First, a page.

Leucite - Encyclopedia

    Class : Silicates
    Subclass : Tectosilicates
    Crystal system : Tetragonal
    Chemistry : KAlSi2O6

    Rarity : Uncommon

Leucite is an accessory feldspathoid, characteristic of alkaline volcanic rocks rich in potassium and deficient in silica (tephrites), sometimes also present in potassium basalts, basanites and phonolites. Its name comes from the Greek leucos (white) in reference to its color. The crystalline form is constant and characteristic : we almost always observe well-formed trapezoidal crystals, more precisely tetragonotrioactahedra (or leucitohedra), consisting in fact of twinned tetragonal crystals ; the striation of the faces betraying the organization into polysynthetic twins of the mineral. Leucite is sometimes also grainy or massive. Translucent, rarely transparent, it is colorless, greyish, whitish or yellowish. It easily deteriorates in meteoritic conditions, becoming opacified and releasing potassium salts, resulting in the exceptional fertility of the soils derived from it.

Leucite in the World

The Italian volcanoes of Latium and Campania have given many remarkable samples, among the most beautiful in the world : Mount Somma and Vesuvius, for example, have delivered exceptional white crystals of 4 cm, with perfect shapes. In Germany, the Laacher See (Eifel) and the Kaiserstuhl (Baden-Württemberg) also gave spectacular groups. But the largest known crystals are 12 cm trapezohedra, perfectly formed, from Kaman (Anatolia, Turkey); they are usually in the process of pseudomorph by a mixture of orthoclase, nepheline and analcime. Among the leucite deposits in the USA, Leucite Hills (Wyoming) bears its name particularly well. Finally, let us mention the blocks of leucitite rejected by the Nyiragongo volcano (Kivu, Democratic Republic of Congo).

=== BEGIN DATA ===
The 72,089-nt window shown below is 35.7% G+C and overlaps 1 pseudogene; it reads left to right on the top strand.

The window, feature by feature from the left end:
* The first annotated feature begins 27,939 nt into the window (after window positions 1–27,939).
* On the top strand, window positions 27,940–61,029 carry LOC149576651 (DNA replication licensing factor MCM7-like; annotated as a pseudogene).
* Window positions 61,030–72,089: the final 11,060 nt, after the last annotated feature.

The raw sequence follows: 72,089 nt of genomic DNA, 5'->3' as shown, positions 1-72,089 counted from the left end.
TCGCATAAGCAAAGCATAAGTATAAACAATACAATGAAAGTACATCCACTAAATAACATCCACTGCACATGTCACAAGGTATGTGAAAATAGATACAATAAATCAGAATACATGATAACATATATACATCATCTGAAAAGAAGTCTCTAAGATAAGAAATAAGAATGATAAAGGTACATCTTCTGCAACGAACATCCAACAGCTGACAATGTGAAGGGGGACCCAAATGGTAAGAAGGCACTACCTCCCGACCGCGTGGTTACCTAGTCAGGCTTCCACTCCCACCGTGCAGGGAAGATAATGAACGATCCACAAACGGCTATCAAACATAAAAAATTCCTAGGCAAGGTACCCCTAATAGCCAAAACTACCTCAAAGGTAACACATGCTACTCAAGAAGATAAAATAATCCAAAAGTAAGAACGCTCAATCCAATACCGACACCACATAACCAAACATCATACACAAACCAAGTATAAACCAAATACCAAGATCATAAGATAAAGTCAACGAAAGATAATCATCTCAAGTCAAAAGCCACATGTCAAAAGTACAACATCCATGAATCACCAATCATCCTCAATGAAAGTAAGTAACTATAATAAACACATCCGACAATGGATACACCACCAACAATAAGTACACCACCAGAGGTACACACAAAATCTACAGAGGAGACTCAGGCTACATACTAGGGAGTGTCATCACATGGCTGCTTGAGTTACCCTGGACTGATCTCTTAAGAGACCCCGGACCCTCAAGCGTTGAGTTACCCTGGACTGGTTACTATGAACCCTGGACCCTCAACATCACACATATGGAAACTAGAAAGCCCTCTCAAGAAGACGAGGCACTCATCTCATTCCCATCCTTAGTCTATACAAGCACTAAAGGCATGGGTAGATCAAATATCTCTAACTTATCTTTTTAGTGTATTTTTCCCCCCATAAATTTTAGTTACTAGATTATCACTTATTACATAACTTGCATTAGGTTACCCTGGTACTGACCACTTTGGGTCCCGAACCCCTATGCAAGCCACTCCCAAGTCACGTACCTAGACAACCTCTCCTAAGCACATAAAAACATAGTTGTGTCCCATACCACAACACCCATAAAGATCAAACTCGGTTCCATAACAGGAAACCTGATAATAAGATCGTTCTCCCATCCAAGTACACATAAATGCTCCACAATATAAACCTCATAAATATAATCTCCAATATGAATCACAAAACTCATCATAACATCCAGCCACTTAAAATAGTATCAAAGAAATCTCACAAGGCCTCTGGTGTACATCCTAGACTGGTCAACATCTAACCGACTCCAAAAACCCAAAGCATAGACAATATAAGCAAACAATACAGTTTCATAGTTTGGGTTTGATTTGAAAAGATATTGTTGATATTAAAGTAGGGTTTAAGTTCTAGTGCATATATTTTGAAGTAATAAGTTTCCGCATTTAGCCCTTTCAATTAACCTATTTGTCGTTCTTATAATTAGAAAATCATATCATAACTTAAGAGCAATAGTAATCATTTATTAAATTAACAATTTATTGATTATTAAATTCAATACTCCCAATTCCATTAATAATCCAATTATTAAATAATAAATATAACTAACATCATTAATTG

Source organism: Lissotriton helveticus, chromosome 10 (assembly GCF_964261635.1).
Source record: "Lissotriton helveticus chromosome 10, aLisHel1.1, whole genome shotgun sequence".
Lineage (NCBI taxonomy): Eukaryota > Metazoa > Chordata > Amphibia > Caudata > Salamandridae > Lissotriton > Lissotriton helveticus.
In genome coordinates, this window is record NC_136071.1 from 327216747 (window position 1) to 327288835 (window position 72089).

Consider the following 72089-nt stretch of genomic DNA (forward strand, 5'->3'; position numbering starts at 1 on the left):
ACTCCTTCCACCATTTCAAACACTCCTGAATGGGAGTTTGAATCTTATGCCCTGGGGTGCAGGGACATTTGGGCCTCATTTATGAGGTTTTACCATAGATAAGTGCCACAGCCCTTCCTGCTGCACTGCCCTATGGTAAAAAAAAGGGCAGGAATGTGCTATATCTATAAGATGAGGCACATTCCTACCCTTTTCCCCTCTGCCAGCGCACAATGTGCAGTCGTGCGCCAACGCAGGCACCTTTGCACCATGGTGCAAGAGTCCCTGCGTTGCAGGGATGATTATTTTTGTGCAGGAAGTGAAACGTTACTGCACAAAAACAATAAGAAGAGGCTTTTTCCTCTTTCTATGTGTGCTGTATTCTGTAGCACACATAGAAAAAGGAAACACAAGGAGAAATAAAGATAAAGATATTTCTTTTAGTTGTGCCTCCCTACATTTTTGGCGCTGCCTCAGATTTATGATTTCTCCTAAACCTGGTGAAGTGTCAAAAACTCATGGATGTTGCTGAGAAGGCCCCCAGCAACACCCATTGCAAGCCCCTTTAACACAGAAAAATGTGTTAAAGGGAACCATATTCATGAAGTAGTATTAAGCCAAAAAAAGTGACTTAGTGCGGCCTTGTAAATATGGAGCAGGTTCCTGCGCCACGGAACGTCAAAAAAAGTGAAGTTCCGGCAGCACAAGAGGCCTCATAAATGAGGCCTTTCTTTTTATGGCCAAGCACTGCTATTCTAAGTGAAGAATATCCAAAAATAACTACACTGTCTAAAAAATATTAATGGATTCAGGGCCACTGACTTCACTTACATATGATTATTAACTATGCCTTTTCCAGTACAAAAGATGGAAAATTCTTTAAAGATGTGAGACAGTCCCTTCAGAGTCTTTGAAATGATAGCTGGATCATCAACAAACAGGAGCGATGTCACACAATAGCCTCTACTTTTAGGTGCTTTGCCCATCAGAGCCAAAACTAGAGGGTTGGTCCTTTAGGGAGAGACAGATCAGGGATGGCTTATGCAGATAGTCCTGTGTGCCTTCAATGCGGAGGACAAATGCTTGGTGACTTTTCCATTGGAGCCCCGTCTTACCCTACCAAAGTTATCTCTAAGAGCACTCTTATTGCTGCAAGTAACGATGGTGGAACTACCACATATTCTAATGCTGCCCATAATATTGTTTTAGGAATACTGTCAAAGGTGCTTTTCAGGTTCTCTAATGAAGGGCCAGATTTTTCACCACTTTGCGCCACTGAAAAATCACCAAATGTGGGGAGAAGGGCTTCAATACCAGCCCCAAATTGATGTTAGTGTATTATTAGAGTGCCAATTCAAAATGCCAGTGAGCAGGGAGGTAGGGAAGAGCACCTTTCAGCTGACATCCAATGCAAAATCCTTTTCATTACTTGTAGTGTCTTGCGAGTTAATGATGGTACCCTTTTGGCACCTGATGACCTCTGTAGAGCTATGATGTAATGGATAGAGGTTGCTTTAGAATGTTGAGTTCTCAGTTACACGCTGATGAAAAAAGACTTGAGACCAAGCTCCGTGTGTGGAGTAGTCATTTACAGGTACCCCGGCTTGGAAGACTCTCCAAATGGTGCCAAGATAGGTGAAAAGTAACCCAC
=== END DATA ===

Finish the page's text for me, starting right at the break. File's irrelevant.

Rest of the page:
Leucite in France

In France, leucite is reported in microcrystals in certain volcanic rocks of Auvergne such as the Devès Plateau (Haute-Loire) or tSt-Angel, St-Georges de Mons or Menat (Puy-de-Dôme) but also in Tahiti, at Lapanouse-de-Sévérac in the slag heap of a former bituminous shale mine, and near a coal mine at Mines de Saint-Maime (Alpes-de-Haute-Provence).

Twinning

Twins are common and polysynthetic on {001} and {110}.

Fakes and treatments

No fake inventories for this mineral species. 



Hardness : 5 to 5.5
Density : 2.24 to 2.29
Fracture : Irregular to sub-conchoidal
Trace : White



TP : Translucent to transparent
RI : 1.479 to 1.494
Birefringence : 0.001
Optical character : Biaxial -
Pleochroism : None
Fluorescence : Yellow, white, green


Solubility : Hydrochloric acid

Magnetism : None
Radioactivity : None